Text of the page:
Welcome to College Confidential!

The leading college-bound community on the web

Sign Up For Free

Join for FREE, and start talking with other members, weighing in on community discussions, and more.

Also, by registering and logging in you'll see fewer ads and pesky welcome messages (like this one!)

As a CC member, you can:

  • Reply to threads, and start your own.
  • Post reviews of your campus visits.
  • Find hundreds of pages of informative articles.
  • Search from over 3 million scholarships.
Please take a moment to read our updated TOS, Privacy Policy, and Forum Rules.

Going to the same college you got your bachelors from, to get your masters?

Cheshire CatCheshire Cat Registered User Posts: 351 Member
I have heard that you should get your masters degree from a different college then you got your bachelors degree from. Why is this suggested?
Have you or someone you know stayed at the same college they got their bachelors degree, to get their masters?
Post edited by Cheshire Cat on

Replies to: Going to the same college you got your bachelors from, to get your masters?

  • JohnBlackJohnBlack Registered User Posts: 314 Member
    I did a lot of research at my undergrad institution and faced the same dilemma. Are you going into research or a profession? If profession, it doesn't really matter as much. For research, go to a new school. It will broaden your interests and greatly expand your network.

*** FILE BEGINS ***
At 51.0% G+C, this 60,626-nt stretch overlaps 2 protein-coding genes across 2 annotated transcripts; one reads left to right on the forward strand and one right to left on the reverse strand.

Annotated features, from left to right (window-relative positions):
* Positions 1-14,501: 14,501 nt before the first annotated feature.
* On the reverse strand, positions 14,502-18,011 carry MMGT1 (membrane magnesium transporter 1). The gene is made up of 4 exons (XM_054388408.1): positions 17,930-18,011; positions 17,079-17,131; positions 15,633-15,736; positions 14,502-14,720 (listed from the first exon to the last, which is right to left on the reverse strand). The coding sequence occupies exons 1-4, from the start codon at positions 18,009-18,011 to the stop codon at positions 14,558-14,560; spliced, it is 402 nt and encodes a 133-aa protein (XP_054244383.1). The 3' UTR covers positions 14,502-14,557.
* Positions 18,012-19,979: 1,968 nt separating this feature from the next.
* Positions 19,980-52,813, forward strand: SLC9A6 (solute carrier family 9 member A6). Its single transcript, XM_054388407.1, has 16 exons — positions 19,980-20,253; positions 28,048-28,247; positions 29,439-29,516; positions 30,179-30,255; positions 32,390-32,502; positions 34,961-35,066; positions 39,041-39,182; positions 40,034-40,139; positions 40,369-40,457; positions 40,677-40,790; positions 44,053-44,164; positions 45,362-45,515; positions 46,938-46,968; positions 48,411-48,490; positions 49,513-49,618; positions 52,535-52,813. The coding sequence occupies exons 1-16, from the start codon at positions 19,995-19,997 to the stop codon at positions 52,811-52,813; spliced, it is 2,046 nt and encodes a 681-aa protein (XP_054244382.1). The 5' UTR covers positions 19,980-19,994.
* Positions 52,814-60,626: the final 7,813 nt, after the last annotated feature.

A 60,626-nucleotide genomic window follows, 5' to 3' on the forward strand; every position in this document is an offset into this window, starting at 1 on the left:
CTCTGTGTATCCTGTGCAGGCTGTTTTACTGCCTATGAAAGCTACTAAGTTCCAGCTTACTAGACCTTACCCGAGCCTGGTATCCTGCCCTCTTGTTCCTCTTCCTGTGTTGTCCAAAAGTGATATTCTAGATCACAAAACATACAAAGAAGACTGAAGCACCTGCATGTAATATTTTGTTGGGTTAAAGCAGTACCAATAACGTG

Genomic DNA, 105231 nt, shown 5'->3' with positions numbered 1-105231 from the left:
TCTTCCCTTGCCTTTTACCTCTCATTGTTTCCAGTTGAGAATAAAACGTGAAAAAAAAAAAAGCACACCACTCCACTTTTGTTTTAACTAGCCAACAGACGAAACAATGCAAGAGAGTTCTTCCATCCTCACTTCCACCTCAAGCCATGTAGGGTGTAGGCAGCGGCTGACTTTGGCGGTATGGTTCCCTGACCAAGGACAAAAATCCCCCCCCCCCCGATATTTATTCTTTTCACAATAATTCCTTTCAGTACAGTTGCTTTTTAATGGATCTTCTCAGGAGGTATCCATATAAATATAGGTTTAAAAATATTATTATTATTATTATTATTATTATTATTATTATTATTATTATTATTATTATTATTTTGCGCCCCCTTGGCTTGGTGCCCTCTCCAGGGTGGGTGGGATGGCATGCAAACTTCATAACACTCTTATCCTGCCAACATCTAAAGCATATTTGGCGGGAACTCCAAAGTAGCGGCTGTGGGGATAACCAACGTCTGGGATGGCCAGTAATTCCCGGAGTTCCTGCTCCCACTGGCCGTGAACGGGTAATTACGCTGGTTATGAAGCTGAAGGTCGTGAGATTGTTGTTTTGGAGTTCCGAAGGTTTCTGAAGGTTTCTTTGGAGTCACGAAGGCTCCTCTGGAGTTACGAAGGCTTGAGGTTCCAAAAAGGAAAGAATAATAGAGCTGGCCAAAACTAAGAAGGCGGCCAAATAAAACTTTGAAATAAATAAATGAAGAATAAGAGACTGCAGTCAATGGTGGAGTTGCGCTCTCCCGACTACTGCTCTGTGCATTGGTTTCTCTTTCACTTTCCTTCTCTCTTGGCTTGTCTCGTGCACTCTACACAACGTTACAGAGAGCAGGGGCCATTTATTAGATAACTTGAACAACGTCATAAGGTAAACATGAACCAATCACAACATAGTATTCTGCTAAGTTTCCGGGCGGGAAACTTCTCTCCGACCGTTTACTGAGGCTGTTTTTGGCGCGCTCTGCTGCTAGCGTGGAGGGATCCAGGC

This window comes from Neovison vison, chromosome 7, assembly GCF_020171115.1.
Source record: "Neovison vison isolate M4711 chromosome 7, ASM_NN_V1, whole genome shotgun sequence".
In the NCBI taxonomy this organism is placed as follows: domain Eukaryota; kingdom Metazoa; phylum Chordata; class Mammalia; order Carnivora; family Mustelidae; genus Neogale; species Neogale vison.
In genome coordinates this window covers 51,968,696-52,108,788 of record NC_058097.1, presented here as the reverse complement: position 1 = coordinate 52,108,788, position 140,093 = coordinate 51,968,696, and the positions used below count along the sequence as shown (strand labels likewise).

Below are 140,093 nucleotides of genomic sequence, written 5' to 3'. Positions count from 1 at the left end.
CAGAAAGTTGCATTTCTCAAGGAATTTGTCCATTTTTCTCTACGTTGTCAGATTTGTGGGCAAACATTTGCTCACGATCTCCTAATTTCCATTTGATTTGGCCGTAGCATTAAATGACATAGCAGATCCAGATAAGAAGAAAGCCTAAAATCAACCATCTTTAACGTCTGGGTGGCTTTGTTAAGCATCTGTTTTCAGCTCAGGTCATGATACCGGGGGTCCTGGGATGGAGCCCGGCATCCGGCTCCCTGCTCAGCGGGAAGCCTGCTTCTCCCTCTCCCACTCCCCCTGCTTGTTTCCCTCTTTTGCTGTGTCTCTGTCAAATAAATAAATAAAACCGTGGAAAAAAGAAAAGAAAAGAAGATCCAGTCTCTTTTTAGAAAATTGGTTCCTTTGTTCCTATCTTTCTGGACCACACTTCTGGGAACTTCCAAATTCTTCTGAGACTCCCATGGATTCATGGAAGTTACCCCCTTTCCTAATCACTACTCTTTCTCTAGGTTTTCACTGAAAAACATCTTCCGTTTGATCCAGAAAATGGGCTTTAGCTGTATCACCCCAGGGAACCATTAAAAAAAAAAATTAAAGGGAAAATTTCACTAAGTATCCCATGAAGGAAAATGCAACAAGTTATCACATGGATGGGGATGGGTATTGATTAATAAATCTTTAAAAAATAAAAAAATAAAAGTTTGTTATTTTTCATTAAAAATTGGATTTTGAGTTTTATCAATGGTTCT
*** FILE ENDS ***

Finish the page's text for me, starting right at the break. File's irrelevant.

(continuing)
• happymomof1happymomof1 Registered User Posts: 25,542 Senior Member
    Everything depends on your situation.

    Are you looking at one year Master's programs that you can finish up more quickly if you stay where you are? Is your undergrad college the best (or only) place to pursue the specific graduate program that you are interested in? Do you have geographical or economic constraints that limit your grad school choices?
  • Cheshire CatCheshire Cat Registered User Posts: 351 Member
    My undergrad college offers what I'm going for if I go to grad school, but the college is 2 hours away from my hometown and want to commute to the grad school I go to.
    I was just wondering why people suggest you get your masters degree at a different college than you got your bachelors.
  • mikemacmikemac Registered User Posts: 9,580 Senior Member
    These days many schools offer a 5-year program to get a Masters and Bachelors degree. So you'd only be able to do that at the same school.

    I think you may be confusing the recommendation with a Doctorate, in which case it is sometimes suggested you go to another school for the PhD so you are exposed to a different set of faculty with a different approach to the topic of your study.
  • spdfspdf Registered User Posts: 955 Member
    The biggest reason to go to a different school for your master's is that it will help reveal the holes and weaknesses (as well as the strengths) in your undergraduate education. Being in a different system with different teachers and surrounded by peers from different schools is like rebooting. The only way to really know what kind of education you got as an undergraduate is to look at it from a different perspective. Besides that, the new professors and different system at another school will broaden your scope of the field and help make you more rounded.
This discussion has been closed.